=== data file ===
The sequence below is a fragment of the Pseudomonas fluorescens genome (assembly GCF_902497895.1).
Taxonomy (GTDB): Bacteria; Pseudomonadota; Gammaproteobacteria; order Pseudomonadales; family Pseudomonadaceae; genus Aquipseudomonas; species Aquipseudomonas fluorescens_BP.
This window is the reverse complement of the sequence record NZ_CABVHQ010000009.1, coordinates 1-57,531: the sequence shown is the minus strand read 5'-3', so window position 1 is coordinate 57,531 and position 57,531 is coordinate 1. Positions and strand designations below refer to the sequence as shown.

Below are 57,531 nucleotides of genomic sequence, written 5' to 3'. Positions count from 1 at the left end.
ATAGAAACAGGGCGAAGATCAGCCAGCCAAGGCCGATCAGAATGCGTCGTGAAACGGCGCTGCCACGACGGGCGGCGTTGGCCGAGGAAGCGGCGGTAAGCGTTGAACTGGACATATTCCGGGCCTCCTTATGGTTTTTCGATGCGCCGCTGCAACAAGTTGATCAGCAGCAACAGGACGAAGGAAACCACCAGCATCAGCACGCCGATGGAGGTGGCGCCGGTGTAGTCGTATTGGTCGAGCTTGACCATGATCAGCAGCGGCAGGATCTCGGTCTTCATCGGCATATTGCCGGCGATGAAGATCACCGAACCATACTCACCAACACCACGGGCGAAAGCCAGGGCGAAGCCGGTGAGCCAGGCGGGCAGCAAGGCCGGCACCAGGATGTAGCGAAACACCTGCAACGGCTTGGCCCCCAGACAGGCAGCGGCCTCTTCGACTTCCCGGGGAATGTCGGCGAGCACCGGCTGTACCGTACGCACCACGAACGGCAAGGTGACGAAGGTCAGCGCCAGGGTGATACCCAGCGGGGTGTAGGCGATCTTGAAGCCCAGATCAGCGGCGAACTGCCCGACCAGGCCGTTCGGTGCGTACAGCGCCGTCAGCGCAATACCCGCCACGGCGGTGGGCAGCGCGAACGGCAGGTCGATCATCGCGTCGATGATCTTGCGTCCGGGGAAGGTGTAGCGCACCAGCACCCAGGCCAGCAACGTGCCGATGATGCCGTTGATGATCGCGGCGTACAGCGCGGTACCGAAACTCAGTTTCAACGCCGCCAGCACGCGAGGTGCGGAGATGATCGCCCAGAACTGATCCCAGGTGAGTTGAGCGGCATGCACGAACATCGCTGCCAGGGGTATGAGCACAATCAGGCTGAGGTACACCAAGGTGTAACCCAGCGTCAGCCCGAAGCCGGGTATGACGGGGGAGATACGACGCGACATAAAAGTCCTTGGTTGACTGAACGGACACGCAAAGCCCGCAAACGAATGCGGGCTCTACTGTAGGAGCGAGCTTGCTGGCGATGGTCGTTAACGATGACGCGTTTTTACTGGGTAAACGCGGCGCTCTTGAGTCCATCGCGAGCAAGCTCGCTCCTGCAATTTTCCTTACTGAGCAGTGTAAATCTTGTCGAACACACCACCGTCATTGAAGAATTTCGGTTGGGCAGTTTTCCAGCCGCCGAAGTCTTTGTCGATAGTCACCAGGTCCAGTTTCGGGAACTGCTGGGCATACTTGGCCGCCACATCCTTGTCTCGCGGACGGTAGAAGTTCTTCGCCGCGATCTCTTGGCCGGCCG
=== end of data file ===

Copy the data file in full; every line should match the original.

The sequence below is a fragment of the Pseudomonas fluorescens genome (assembly GCF_902497895.1).
Taxonomy (GTDB): Bacteria; Pseudomonadota; Gammaproteobacteria; order Pseudomonadales; family Pseudomonadaceae; genus Aquipseudomonas; species Aquipseudomonas fluorescens_BP.
This window is the reverse complement of the sequence record NZ_CABVHQ010000009.1, coordinates 1-57,531: the sequence shown is the minus strand read 5'-3', so window position 1 is coordinate 57,531 and position 57,531 is coordinate 1. Positions and strand designations below refer to the sequence as shown.

Below are 57,531 nucleotides of genomic sequence, written 5' to 3'. Positions count from 1 at the left end.
ATAGAAACAGGGCGAAGATCAGCCAGCCAAGGCCGATCAGAATGCGTCGTGAAACGGCGCTGCCACGACGGGCGGCGTTGGCCGAGGAAGCGGCGGTAAGCGTTGAACTGGACATATTCCGGGCCTCCTTATGGTTTTTCGATGCGCCGCTGCAACAAGTTGATCAGCAGCAACAGGACGAAGGAAACCACCAGCATCAGCACGCCGATGGAGGTGGCGCCGGTGTAGTCGTATTGGTCGAGCTTGACCATGATCAGCAGCGGCAGGATCTCGGTCTTCATCGGCATATTGCCGGCGATGAAGATCACCGAACCATACTCACCAACACCACGGGCGAAAGCCAGGGCGAAGCCGGTGAGCCAGGCGGGCAGCAAGGCCGGCACCAGGATGTAGCGAAACACCTGCAACGGCTTGGCCCCCAGACAGGCAGCGGCCTCTTCGACTTCCCGGGGAATGTCGGCGAGCACCGGCTGTACCGTACGCACCACGAACGGCAAGGTGACGAAGGTCAGCGCCAGGGTGATACCCAGCGGGGTGTAGGCGATCTTGAAGCCCAGATCAGCGGCGAACTGCCCGACCAGGCCGTTCGGTGCGTACAGCGCCGTCAGCGCAATACCCGCCACGGCGGTGGGCAGCGCGAACGGCAGGTCGATCATCGCGTCGATGATCTTGCGTCCGGGGAAGGTGTAGCGCACCAGCACCCAGGCCAGCAACGTGCCGATGATGCCGTTGATGATCGCGGCGTACAGCGCGGTACCGAAACTCAGTTTCAACGCCGCCAGCACGCGAGGTGCGGAGATGATCGCCCAGAACTGATCCCAGGTGAGTTGAGCGGCATGCACGAACATCGCTGCCAGGGGTATGAGCACAATCAGGCTGAGGTACACCAAGGTGTAACCCAGCGTCAGCCCGAAGCCGGGTATGACGGGGGAGATACGACGCGACATAAAAGTCCTTGGTTGACTGAACGGACACGCAAAGCCCGCAAACGAATGCGGGCTCTACTGTAGGAGCGAGCTTGCTGGCGATGGTCGTTAACGATGACGCGTTTTTACTGGGTAAACGCGGCGCTCTTGAGTCCATCGCGAGCAAGCTCGCTCCTGCAATTTTCCTTACTGAGCAGTGTAAATCTTGTCGAACACACCACCGTCATTGAAGAATTTCGGTTGGGCAGTTTTCCAGCCGCCGAAGTCTTTGTCGATAGTCACCAGGTCCAGTTTCGGGAACTGCTGGGCATACTTGGCCGCCACATCCTTGTCTCGCGGACGGTAGAAGTTCTTCGCCGCGATCTCTTGGCCGGCCG